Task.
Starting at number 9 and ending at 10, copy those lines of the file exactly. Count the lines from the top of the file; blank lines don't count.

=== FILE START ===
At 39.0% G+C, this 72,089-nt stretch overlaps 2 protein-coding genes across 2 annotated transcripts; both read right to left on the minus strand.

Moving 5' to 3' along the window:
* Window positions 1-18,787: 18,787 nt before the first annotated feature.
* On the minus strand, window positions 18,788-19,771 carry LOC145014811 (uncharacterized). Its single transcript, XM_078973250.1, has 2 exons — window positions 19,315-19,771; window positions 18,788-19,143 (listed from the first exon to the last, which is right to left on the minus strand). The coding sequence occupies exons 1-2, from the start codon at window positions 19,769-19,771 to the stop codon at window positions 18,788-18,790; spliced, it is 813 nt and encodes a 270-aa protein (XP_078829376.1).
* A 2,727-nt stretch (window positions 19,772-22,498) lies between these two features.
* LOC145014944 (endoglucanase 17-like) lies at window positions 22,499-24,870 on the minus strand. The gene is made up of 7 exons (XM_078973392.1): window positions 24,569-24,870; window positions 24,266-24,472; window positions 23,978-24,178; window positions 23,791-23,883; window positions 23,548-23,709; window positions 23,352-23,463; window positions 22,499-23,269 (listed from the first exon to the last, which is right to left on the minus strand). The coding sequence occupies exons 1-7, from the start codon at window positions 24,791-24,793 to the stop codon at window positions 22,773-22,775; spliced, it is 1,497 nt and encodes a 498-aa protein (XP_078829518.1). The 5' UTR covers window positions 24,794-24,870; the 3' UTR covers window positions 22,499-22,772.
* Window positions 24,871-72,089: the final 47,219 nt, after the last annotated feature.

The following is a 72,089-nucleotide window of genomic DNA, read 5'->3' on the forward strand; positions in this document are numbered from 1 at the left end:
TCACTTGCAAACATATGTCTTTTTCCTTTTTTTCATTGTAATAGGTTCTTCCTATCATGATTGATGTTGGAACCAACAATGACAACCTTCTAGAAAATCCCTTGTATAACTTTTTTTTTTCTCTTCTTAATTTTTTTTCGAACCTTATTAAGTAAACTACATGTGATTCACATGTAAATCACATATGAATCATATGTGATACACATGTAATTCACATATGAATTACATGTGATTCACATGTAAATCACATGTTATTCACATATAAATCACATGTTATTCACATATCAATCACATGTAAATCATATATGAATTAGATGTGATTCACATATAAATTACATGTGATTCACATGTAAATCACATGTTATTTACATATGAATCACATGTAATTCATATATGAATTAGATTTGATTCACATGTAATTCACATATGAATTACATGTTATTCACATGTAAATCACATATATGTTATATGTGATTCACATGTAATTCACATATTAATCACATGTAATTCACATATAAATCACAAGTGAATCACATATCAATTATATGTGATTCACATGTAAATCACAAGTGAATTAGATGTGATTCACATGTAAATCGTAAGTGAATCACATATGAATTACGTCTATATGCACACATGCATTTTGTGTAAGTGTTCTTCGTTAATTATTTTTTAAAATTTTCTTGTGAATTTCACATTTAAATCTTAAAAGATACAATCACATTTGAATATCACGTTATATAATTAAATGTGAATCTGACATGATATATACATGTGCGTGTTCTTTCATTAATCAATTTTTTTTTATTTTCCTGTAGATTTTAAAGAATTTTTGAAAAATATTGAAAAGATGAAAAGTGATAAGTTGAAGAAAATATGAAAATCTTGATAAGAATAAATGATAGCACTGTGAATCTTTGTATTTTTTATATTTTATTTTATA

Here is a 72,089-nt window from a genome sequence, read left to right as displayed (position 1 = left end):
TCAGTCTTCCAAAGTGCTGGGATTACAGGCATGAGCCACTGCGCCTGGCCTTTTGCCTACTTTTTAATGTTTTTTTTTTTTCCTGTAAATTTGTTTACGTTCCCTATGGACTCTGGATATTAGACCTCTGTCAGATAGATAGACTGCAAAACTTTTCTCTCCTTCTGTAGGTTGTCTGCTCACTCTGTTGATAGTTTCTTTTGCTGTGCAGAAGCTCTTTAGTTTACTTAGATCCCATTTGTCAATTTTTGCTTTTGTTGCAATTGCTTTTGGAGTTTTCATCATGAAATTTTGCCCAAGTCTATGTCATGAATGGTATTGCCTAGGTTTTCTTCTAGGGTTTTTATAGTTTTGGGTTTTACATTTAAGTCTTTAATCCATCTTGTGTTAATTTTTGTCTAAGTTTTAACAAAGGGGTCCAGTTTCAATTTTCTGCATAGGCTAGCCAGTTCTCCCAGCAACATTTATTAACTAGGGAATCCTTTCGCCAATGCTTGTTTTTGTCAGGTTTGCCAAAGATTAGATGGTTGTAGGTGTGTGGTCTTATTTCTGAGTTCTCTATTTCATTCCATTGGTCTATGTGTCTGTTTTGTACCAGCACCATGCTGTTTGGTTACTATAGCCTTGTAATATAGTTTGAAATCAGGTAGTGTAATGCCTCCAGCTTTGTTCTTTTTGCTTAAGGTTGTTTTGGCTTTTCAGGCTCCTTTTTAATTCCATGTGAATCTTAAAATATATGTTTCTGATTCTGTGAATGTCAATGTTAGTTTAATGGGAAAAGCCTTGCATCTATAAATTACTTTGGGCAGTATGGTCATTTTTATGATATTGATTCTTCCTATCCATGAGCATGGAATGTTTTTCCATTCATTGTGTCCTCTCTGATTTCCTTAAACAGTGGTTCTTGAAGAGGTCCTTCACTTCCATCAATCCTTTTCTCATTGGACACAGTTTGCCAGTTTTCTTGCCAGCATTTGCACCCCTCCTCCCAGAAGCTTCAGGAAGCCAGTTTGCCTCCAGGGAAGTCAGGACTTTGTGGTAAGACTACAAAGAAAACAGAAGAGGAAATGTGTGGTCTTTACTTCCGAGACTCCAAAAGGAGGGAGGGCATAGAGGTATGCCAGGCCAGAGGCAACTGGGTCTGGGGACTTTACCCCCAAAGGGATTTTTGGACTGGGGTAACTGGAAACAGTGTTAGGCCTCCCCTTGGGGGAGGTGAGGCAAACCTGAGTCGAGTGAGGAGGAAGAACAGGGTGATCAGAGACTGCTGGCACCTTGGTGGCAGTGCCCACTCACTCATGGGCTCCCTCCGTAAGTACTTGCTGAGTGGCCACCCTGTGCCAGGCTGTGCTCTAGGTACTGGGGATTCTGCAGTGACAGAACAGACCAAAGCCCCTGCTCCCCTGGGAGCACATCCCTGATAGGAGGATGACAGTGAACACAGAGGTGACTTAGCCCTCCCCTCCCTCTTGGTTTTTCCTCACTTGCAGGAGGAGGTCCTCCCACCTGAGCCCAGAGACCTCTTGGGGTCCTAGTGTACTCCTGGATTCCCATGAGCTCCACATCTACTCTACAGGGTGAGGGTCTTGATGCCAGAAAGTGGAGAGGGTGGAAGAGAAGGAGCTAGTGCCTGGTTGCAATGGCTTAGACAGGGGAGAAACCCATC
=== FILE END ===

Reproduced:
TCACTTGCAAACATATGTCTTTTTCCTTTTTTTCATTGTAATAGGTTCTTCCTATCATGATTGATGTTGGAACCAACAATGACAACCTTCTAGAAAATCCCTTGTATAACTTTTTTTTTTCTCTTCTTAATTTTTTTTCGAACCTTATTAAGTAAACTACATGTGATTCACATGTAAATCACATATGAATCATATGTGATACACATGTAATTCACATATGAATTACATGTGATTCACATGTAAATCACATGTTATTCACATATAAATCACATGTTATTCACATATCAATCACATGTAAATCATATATGAATTAGATGTGATTCACATATAAATTACATGTGATTCACATGTAAATCACATGTTATTTACATATGAATCACATGTAATTCATATATGAATTAGATTTGATTCACATGTAATTCACATATGAATTACATGTTATTCACATGTAAATCACATATATGTTATATGTGATTCACATGTAATTCACATATTAATCACATGTAATTCACATATAAATCACAAGTGAATCACATATCAATTATATGTGATTCACATGTAAATCACAAGTGAATTAGATGTGATTCACATGTAAATCGTAAGTGAATCACATATGAATTACGTCTATATGCACACATGCATTTTGTGTAAGTGTTCTTCGTTAATTATTTTTTAAAATTTTCTTGTGAATTTCACATTTAAATCTTAAAAGATACAATCACATTTGAATATCACGTTATATAATTAAATGTGAATCTGACATGATATATACATGTGCGTGTTCTTTCATTAATCAATTTTTTTTTATTTTCCTGTAGATTTTAAAGAATTTTTGAAAAATATTGAAAAGATGAAAAGTGATAAGTTGAAGAAAATATGAAAATCTTGATAAGAATAAATGATAGCACTGTGAATCTTTGTATTTTTTATATTTTATTTTATA

Here is a 72,089-nt window from a genome sequence, read left to right as displayed (position 1 = left end):